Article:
Nutrients in Milk: The Unsung Heroes

Author: Heidi Skolnik, MS, CDN, FACSM | June 20, 2019

Nutrients in Milk: The Unsung Heroes

Milk is America’s leading source of calcium, potassium and Vitamin D, and is well-known for supporting strong bones and teeth. But did you know that milk provides much more than just those three key nutrients? In fact, with every glass of milk, you get nine essential nutrients that play a role in overall health and athletic performance. It’s time to shine some light on those nutrients that are the “unsung heroes” in milk – B vitamins and magnesium.  

Let’s take a closer look at some of those less familiar, but equally as important nutrients in milk that help you perform your best on and off the field.  


Key Functions: Contributes to energy production, oxygen uptake, muscle contractions.

Attention Athletes: Strenuous exercise increases urinary and sweat losses that may increase magnesium requirements. Magnesium deficiency impairs exercise performance and amplifies the negative consequences of strenuous exercise (oxidative stress).

Shopping List: Milk, green leafy veggies, whole grains, legumes, yogurt, breakfast cereals. 

Niacin* (Vitamin B3)
Key Functions: Helps convert carbohydrates into glucose for energy, participates in the metabolism of fats and proteins, helps maintain nervous system function and helps to maintain healthy cholesterol levels.

Attention Athletes: Niacin is one of the B-vitamins that contributes to energy production, and also plays a key role in health. However, too much niacin can result in unpleasant side effects, which could impair performance. Supplementation should only be considered if advised by a physician. Instead, incorporate a variety of niacin-rich foods to meet your daily requirement.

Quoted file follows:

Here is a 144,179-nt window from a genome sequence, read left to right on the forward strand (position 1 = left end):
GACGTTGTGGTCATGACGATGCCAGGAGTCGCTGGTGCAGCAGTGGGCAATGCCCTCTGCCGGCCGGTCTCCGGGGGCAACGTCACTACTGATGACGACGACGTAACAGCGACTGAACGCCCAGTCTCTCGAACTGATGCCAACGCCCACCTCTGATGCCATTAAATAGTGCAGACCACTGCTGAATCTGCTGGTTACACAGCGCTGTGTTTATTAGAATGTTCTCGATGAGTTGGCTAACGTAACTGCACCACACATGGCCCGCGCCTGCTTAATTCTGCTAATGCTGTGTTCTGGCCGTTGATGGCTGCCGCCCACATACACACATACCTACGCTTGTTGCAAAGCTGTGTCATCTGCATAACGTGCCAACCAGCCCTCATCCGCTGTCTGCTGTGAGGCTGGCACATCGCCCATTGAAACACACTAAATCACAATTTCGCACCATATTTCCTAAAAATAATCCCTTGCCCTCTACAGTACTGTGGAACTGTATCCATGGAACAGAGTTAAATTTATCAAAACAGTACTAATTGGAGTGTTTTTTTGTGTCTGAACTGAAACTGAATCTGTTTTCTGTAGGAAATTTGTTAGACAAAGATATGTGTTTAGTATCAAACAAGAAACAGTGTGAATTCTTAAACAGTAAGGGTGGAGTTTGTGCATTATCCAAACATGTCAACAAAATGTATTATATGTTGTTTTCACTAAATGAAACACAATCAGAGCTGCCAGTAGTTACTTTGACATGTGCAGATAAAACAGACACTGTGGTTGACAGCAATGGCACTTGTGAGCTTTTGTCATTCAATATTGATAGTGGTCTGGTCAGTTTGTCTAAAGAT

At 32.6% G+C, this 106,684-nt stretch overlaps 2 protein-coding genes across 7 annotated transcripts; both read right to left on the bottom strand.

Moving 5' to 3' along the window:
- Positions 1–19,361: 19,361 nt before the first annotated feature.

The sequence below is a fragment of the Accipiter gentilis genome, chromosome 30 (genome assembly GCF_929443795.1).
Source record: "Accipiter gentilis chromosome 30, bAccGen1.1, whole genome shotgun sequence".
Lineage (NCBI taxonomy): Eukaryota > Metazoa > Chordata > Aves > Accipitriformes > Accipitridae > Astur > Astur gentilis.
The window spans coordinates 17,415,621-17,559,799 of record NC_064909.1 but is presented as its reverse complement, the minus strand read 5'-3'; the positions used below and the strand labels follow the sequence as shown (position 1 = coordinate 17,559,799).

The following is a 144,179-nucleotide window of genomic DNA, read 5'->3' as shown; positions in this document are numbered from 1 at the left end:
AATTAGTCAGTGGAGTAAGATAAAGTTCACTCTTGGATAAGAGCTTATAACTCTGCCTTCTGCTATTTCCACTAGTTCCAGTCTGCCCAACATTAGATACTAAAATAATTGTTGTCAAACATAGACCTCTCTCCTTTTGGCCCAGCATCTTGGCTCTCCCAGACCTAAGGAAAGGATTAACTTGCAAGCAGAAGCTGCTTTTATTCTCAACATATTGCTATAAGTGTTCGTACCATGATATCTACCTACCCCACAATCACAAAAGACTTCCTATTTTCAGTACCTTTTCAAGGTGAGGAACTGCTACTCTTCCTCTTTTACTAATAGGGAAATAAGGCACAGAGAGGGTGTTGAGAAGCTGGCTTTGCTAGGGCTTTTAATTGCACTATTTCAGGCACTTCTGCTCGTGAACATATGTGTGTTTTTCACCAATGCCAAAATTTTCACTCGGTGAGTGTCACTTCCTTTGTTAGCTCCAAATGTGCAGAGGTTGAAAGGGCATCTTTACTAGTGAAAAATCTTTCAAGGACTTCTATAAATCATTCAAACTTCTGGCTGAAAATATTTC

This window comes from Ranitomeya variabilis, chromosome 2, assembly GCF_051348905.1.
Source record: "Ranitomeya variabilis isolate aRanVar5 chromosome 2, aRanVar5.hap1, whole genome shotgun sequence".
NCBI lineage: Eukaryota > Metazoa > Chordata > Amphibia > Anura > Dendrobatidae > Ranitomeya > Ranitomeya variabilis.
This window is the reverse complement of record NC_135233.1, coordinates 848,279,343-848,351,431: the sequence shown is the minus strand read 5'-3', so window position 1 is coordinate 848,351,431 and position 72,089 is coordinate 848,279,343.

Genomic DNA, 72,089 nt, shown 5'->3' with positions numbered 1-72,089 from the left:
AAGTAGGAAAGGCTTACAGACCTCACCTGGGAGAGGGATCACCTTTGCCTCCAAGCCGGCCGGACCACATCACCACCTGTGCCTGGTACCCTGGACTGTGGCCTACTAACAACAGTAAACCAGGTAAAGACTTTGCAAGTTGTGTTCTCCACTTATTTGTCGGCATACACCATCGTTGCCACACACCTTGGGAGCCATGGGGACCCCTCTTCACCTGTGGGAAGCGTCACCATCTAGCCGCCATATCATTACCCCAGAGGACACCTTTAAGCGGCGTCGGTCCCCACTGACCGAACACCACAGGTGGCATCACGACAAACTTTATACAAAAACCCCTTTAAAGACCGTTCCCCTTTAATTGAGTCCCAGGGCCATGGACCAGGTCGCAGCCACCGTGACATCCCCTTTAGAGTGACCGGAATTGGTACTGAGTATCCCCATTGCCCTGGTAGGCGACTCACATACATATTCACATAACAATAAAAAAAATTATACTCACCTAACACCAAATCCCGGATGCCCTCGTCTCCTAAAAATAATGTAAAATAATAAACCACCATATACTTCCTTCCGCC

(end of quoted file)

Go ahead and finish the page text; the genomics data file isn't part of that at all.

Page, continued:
Shopping List: Milk, poultry, beef, nuts, legumes, brown rice, whole grains, nutritional yeast.

Riboflavin (Vitamin B2)
Key Functions: Contributes to energy production, cellular function, growth and development and the metabolism of fats.

Attention Athletes: This is especially important for athletes, since exercise produces metabolic stress that can impact riboflavin metabolism. Vegetarian athletes are at increased risk for riboflavin inadequacy due to combination of metabolic stress and lack of animal products in their diets.

Shopping List: Milk, eggs, grains & cereals, tofu, soy milk, salmon, mushrooms, spinach, avocado. 

Thiamin (Vitamin B1)
Key Functions: Important to several metabolic pathways, including the breakdown of carbohydrates and branched-chain amino acids.

Attention Athletes: As it does with riboflavin, exercise stresses the metabolic pathways that use thiamin, so requirements are higher in athletes.

Shopping List: Milk, whole or fortified grain products, lean pork, peanuts, broccoli, black beans. 

Vitamin B12
Key Functions: Keeps nerve & blood cells healthy.

Attention Athletes: Deficiency is characterized by fatigue & weakness, and such symptoms can be exacerbated by athletic performance. Vegetarian athletes are especially at risk as Vitamin B12 is only found in food of animal origin.

Shopping List: Milk, meats, fish, shellfish, fortified breakfast cereals.

You can see that milk – white or chocolate – is more than good for your body, providing many key nutrients packed into just one cup. 

*Niacin Equivalents(NE),1 mg NE = 1 mg niacin = 60 milligrams tryptophan
**The % Daily Value (DV) tells you how much a nutrient in a serving of food contributes to a daily diet. 2,000 calories a day is used for general nutrition advice.

American Dairy Association North East is one of 16 state and regional promotion organizations working under the umbrella of the United Dairy Industry Association. It is the local affiliate of the National Dairy Council®, which has been conducting nutrition education and nutrition research programs since 1915. For more information, visit